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Interview with psychiatrist Amílcar Silva-dos-Santos

Amílcar Silva-dos-Santos is a medical doctor, psychiatrist and a researcher in neurobiology. As a psychiatrist, Mr. Silva-dos-Santos works at the Hospital Vila Franca de Xira, Grupo José de Mello Saúde, Portugal. As a researcher in neurobiology, he works at the Institute of Molecular Medicine in Lisboa, Portugal. From March/2013 to February/2014 he was a visiting scholar at the Neurobiology Department of Duke University, NC, USA. He had the idea of the connection of two spinal cords while working on the project that is now published regarding "A Closed Loop Brain-machine Interface for Epilepsy Control Using Dorsal Column Electrical Stimulation". The idea is to connect two brains of rodents via spinal cord using the electrical signal caused by seizures induced by a drug called PTZ. We have conducted an interview with Mr. Silva-dos-Santos about his work.


Where are your workplaces as a psychiatrist and as a researcher in neurobiology?

As a Psychiatrist, I work at Hospital Vila Franca de Xira that belongs to the Group José de Mello Saúde, in Portugal. As a researcher I work at the Unit of Neuroscience, Institute of Molecular Medicine in Lisbon, Portugal.

When did the idea of connecting two spinal cords hit you? How did you take it off as a project?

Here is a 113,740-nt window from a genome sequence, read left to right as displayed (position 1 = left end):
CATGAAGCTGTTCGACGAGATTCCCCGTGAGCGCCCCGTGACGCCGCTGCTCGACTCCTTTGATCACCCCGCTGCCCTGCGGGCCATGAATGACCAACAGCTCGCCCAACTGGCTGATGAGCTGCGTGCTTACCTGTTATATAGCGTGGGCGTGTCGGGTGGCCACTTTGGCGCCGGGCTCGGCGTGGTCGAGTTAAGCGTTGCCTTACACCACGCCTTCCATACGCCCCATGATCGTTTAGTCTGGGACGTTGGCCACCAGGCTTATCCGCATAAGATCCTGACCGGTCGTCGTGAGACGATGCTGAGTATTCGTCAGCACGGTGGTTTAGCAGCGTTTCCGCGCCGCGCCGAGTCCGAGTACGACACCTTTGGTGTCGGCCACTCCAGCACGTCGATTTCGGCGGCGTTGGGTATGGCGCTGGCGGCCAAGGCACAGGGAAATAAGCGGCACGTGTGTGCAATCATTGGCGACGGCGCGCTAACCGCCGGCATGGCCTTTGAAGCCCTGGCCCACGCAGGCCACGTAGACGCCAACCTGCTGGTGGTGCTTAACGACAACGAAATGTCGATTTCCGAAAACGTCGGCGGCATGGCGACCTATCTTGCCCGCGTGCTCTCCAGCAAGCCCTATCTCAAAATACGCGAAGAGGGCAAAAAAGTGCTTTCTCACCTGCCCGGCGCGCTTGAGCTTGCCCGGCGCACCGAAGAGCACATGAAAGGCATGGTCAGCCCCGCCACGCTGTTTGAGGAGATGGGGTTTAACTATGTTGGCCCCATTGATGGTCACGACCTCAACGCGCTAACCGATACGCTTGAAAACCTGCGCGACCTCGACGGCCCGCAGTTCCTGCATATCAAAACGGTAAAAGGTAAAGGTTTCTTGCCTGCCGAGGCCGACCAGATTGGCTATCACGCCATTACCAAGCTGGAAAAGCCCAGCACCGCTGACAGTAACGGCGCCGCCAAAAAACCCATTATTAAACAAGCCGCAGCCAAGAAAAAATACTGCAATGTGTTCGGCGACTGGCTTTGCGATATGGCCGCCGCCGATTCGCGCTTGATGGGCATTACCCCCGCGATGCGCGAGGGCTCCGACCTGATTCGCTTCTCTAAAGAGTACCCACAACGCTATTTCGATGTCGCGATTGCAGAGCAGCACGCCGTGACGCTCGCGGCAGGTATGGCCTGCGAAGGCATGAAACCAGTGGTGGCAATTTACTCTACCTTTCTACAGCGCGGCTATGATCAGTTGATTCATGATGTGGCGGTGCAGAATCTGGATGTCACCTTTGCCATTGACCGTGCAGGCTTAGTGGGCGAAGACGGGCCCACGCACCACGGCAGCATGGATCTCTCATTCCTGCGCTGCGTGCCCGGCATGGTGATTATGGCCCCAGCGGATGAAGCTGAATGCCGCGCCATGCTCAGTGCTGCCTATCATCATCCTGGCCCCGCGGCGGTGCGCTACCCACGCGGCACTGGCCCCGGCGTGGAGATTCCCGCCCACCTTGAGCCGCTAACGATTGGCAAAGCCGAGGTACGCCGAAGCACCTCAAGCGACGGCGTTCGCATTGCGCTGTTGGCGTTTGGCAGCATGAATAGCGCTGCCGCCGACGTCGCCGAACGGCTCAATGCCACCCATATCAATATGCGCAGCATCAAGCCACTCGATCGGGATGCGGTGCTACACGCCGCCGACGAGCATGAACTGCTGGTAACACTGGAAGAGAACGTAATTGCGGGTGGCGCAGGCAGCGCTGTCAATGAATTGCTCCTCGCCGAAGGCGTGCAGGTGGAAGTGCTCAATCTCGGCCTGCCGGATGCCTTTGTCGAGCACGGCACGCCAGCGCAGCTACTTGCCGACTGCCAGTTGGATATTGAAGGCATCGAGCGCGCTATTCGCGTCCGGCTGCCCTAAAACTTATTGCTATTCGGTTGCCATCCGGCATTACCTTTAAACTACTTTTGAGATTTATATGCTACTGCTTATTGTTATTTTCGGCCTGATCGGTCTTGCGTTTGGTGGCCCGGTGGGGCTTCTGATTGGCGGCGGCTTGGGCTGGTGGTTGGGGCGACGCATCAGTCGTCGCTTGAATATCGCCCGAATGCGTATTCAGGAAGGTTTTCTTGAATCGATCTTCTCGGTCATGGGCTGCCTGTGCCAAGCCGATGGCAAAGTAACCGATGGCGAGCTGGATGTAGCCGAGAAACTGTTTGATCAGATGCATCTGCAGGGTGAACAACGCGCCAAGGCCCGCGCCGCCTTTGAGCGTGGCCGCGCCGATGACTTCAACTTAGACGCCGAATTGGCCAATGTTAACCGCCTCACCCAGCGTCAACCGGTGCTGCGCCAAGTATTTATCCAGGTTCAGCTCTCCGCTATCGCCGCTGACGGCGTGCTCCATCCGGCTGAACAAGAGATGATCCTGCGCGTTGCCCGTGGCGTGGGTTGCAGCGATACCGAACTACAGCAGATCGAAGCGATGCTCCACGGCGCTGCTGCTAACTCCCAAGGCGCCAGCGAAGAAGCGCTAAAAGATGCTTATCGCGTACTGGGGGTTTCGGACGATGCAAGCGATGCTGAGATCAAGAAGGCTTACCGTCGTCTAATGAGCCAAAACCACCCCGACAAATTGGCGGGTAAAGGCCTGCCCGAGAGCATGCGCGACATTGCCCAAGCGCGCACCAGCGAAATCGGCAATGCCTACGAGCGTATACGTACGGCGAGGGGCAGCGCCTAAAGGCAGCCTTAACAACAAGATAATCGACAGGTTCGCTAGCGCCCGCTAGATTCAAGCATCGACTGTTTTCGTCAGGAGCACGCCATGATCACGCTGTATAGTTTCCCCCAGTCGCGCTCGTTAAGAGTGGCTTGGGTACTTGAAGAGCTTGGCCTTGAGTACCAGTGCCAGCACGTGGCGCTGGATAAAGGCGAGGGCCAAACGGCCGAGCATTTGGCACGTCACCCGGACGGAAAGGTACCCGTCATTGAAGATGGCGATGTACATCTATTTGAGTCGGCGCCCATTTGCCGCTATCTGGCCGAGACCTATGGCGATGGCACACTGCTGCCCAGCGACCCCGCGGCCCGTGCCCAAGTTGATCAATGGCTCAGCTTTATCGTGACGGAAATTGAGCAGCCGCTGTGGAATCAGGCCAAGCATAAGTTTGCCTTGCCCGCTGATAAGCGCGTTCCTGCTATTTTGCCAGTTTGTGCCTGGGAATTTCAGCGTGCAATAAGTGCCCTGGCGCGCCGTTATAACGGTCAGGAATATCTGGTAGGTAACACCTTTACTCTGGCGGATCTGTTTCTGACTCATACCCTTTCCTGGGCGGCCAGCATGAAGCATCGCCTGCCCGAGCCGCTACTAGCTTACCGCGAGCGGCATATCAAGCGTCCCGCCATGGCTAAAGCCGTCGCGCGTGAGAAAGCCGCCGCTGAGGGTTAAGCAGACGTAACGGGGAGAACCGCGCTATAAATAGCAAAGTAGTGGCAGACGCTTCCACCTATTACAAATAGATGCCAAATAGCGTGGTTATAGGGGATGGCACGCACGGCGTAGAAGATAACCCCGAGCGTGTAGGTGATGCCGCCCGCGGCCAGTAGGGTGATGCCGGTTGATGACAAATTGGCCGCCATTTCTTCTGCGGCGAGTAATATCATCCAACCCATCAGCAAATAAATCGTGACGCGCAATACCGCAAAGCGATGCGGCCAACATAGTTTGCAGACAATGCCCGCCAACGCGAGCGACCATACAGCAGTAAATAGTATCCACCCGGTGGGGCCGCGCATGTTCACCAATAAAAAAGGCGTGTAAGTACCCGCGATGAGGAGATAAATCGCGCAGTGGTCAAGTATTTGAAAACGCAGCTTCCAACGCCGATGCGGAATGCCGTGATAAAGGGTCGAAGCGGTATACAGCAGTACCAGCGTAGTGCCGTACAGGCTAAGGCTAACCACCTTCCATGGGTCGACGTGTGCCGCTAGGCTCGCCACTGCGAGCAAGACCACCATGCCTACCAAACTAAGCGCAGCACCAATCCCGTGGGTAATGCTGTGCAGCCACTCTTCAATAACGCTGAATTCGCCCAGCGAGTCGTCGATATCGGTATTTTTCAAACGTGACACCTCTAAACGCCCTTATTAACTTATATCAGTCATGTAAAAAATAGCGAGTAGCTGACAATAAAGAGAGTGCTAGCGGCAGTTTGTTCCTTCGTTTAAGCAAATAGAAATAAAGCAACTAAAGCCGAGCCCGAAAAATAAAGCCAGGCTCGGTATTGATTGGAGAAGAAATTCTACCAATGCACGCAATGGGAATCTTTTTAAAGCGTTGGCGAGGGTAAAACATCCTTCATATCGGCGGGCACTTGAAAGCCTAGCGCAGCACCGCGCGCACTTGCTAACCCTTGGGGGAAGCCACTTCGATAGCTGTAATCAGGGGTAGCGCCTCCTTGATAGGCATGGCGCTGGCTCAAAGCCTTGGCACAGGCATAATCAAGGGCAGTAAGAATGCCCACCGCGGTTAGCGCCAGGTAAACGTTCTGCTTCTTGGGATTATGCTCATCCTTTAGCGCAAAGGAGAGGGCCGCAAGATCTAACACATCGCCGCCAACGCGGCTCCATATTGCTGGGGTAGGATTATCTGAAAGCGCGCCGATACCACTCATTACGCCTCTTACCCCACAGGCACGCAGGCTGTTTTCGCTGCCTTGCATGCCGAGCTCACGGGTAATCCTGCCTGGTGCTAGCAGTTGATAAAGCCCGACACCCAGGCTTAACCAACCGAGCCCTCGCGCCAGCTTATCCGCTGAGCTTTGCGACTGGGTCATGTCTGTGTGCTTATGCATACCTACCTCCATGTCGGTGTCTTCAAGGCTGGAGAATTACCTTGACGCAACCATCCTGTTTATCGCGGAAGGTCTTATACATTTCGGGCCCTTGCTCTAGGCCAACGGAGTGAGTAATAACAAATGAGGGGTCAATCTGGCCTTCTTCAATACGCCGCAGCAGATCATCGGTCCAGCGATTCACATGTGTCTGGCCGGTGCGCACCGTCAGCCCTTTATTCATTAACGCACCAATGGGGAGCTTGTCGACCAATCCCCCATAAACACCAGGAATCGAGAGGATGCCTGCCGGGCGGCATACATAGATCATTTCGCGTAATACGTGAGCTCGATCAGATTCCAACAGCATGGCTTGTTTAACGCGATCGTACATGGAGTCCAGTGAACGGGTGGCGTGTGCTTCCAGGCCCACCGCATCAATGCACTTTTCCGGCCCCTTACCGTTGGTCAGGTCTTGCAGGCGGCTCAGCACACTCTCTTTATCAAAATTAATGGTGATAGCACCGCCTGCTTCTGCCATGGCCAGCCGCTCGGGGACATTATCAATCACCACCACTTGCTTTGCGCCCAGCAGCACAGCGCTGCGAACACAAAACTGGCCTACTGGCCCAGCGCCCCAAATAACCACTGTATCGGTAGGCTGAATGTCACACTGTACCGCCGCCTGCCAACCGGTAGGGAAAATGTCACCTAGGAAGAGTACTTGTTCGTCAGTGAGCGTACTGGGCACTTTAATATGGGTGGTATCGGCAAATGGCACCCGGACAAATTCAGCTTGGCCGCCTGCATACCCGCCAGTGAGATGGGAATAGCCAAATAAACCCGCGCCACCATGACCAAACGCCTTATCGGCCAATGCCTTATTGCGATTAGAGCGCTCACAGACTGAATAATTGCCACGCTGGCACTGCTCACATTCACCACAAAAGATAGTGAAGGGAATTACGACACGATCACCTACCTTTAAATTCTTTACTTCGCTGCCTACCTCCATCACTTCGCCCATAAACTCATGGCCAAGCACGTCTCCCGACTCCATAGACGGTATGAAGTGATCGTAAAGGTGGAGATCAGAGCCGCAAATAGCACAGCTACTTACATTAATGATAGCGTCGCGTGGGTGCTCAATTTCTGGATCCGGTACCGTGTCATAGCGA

From March 2013 to February 2014, I worked as a visiting scholar with my own funds, at Nicolelis lab, in the Department of Neurobiology of Duke University, NC, USA. I went there with the hope of learning brain-machine interface techniques and possibly apply some of them to my field of expertise that is psychiatry. Among other works, I was assigned a PhD project about spinal cord stimulation as a possible therapy for epilepsy. This work is now published and I am a co-author. Basically, the rodents used in the experiments had implants in the brain and also in the spinal cord. It is very hard to learn and master the spinal cord surgery to implant electrodes. Maybe I was lucky because I like surgery and I had previous training in human surgeries. The animals need some weeks of recovery from the spinal cord and brain surgeries. After that, I would perform the experiments to apply the spinal cord stimulation to treat seizures in the rodents. The model of seizures/epilepsy we were using at the time was a pharmacological one with a drug called Pentylenetetrazol (PTZ). The protocol consisted of intraperitoneal injections of the drug (in the abdomen), wait just a few minutes to observe the seizures and then stimulate the spinal cord. However, an electrical noise problem during the stimulation caused some issues and delayed the results for few months. This gave me more time to think about the project. At the time, the pioneer work of brain-to-brain interface was just released. Maybe it was because of the conjugation of this factors that one day in November 2013, while I was performing an experiment, I suddenly, had the idea of connecting the brains of two rodents via theirs spinal cords using the protocol of spinal cord stimulation to treat epilepsy. However, this seemed too much crazy even in that lab. Anyway, I just focused on my project and continued to do the spinal cord stimulation to treat epilepsy until the dawn of 17th of February 2014 (my father´s birthday) when I could not sleep and I had this urge of writing the protocol for the experiments. So, I woke up and wrote the entire protocol including all the steps to built the connection wire. I went to the lab in the morning, I built the wires and I set up the experiments. Using animals with very old implants in the brain and spinal cord that was going to be euthanized, I tried the connection of the two spinal cords and it worked. I repeated the experiment more 2 times in 2 different days. I didn´t tell anyone until the end of February of 2014 because I was planning to gather more data. Unfortunately, I had to come to Portugal in March of 2014, and by the time I told the lab members about these experiments it was too late. I was informed that I could not publish those data. That is why I publish the paper as a hypothesis.